• 4 zuchinis, finely diced
  • 1 red onion, finely diced
  • 4 tbsp olive oil (divided)
  • 3 garlic cloves, finely chopped
  • 1 fresh poblano chili, finely chopped
  • 1 cup frozen corn
  • 3 cups black beans, cooked and drained
  • 2 fresh tomatoes, chopped
  • 2 tsp cumin powder
  • 1/2 cup fresh cilantro, chopped
  • 3 tbsp red wine or cider vinegar
  • Salt and pepper to taste
  • Corn chips to serve

In a large skillet, cook zucchinis and red onions in half the olive oil for 3-5 minutes over high heat. Add garlic, poblano chili and corn and cook 2 more minutes. Remove from heat, add remaining ingredients and mix well. Let cool and pour in a plastic bowl with a lid. Serve for lunch with corn chips. Make sure corn chips have been placed in a non-collapsible plastic container in order to prevent crumbling.

Chicken and tortilla soup
(4 portions)
** Note:
prepare this soup on the first night of your trip with fresh chicken breasts that you have frozen before leaving home. Put it between 2 icepaks in order to let it thaw slowly and safely during the day. If you prepare this soup later on during your trip, replace fresh chicken with with canned. Drain well before adding directly to the boiling broth, along with vegetables.

  • 1 chicken breast, finely chopped
  • 2 tbsp olive oil
  • 2 tsp cumin powder
  • 6 cups chicken stock
  • 1 small can chopped tomatoes, with juice
  • 1 tsp cornstarch
  • 1 small can chopped green chili, with juice
  • 1 Anaheim pepper, chopped
  • 1 red onion, finely chopped
  • 1 small can corn, with juice
  • 1 small zucchini, very finely diced
  • 2 garlic cloves, finely chopped
  • 1/2 cup fresh cilantro, chopped, to garnish
  • 1 avocado, peeled and finely diced
  • 2 fresh limes
  • Crushed tortilla chips, to garnish

In a large pot, cook chicken in olive oil over high heat for 6-8 minutes until done. Add cumin, chicken stock, tomatoes and cornstarch and bring to a boil. Lower heat to medium, add remaining ingredients, except cilantro, avocado, limes and chips and cook 2 more minutes. Serve in large bowls, garnished with cilantro, avocado, lime juice and chips.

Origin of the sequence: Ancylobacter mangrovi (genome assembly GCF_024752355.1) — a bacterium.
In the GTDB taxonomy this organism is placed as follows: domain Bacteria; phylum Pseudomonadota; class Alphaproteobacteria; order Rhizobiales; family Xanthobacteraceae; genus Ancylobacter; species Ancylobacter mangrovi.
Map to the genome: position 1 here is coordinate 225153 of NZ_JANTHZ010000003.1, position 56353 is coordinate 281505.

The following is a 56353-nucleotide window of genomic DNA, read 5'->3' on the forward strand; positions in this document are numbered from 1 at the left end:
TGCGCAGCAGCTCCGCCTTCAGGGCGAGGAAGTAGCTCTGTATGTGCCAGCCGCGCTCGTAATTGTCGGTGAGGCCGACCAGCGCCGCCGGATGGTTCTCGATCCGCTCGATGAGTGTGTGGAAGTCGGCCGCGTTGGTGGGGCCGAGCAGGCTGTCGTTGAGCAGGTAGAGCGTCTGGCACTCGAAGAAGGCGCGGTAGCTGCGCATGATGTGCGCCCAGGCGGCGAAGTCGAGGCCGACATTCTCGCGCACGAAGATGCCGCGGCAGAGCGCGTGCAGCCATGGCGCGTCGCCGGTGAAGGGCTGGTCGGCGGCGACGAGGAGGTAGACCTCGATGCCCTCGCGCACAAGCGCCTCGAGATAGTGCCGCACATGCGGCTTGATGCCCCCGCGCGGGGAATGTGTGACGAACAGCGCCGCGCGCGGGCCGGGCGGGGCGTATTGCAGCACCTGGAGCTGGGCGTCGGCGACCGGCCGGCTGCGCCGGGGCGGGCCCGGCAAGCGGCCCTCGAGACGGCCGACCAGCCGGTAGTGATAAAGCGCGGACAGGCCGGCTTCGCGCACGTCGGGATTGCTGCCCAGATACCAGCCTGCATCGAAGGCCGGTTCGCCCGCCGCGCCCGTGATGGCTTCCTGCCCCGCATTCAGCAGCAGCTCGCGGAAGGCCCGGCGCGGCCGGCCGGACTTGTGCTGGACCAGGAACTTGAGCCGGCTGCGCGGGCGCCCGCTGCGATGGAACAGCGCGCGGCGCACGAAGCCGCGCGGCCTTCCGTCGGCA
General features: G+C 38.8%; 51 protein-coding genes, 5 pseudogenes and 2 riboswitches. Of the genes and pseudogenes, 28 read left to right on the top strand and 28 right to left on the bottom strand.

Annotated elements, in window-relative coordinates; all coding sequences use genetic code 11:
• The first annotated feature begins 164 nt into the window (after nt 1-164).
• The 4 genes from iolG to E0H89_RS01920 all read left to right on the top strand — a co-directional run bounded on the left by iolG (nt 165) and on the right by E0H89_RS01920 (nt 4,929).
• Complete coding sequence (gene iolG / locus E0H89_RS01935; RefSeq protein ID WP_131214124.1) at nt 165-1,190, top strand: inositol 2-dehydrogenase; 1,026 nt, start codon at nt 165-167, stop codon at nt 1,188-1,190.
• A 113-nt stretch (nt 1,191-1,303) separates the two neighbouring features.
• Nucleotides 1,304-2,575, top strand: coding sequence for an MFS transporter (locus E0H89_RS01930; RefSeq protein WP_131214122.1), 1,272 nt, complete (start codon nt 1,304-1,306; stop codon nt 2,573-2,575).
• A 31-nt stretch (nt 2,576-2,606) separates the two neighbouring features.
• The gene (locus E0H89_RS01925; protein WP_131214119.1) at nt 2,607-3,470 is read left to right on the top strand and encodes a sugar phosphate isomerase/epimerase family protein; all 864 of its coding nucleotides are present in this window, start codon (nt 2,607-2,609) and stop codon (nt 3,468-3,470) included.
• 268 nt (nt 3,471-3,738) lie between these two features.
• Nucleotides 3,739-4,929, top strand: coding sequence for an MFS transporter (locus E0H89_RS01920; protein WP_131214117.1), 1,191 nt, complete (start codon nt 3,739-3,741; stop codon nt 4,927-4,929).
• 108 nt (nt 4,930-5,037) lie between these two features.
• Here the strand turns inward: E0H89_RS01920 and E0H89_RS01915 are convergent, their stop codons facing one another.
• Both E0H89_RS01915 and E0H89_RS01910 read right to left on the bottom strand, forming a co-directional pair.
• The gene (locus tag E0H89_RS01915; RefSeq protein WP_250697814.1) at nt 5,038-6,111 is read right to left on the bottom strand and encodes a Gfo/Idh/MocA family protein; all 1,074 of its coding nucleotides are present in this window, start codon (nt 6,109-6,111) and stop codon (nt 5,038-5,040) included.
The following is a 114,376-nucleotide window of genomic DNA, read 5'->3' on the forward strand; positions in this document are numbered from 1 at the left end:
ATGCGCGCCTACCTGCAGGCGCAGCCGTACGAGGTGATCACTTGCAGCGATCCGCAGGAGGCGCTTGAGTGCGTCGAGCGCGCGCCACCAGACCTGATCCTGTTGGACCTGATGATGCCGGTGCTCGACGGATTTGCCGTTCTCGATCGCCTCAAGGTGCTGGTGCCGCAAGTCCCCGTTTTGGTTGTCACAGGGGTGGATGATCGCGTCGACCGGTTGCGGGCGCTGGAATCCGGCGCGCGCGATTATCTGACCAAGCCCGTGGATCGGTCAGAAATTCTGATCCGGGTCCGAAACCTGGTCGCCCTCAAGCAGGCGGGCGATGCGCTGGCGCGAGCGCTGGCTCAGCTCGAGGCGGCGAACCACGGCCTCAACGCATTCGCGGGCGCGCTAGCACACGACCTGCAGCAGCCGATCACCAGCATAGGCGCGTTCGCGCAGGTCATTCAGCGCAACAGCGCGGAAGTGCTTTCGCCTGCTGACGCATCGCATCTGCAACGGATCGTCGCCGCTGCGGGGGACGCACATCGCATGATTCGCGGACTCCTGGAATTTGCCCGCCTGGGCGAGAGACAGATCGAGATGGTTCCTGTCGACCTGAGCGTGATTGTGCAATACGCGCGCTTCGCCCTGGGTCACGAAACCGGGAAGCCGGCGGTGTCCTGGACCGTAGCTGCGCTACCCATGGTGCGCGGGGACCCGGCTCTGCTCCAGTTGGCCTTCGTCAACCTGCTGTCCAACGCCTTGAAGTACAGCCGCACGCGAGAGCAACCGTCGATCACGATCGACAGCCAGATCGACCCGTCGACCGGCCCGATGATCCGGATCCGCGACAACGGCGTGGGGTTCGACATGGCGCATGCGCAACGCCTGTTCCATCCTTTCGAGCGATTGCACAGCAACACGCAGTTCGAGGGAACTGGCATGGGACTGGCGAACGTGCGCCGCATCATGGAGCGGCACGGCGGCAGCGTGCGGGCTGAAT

Flour tortillas stuffed with Mexican Tuna Salad 
(4 portions)

  • 1 large avocado
  • Juice of 1 lime
  • 1 red onion, chopped
  • 2 tsp cumin powder
  • Salt and pepper, to taste
  • 2 tbsp canned jalapeño peppers, chopped
  • 2 large cans of tuna, drained
  • 2 small cucumbers, chopped in long stripes
  • 1/2 cup fresh cilantro leaves
  • 4 large whole wheat tortillas

In a bowl, crush avocado with a fork. Add lime juice, onion, cumin, salt and pepper, jalapeño and tuna and mix well. Spread mixture evenly on 4 tortillas, leaving 2 inches in the bottom of each tortilla. Arrange cucumbers and cilantro and roll, starting by folding the bottom of the tortilla onto the ingredients. Serve.

Chili Con Queso with veggies
(4 portions)

  • 1 red onion, finely chopped
  • 1 Anaheim chili, diced
  • 4 tbsp olive oil
  • 1 small can chopped green chili, drained
  • 1 tbsp cumin powder
  • 2 tbsp flour
  • 3 cloves garlic, finely chopped
  • 1 small can (6 oz) evaporated milk (unsweetened)
  • 1 small can chopped tomatoes (without juice)
  • 1 pound shredded Monterey Jack cheese
  • Salt and pepper to taste

To serve:
Baby carrots, cucumbers, bell peppers, radishes and celery
Corn tortillas cut in wedges

In a saucepan, cook onion and chili in oil for 10 minutes over medium heat. Add green chili, cumin powder and garlic and cook 2 more minutes. Add flour, mix well. Add milk and tomatoes and whisk vigorously to prevent lump formation. Stir in cheese and keep whisking until cheese melts and mixture becomes bubbly. Serve with raw veggies and corn tortillas.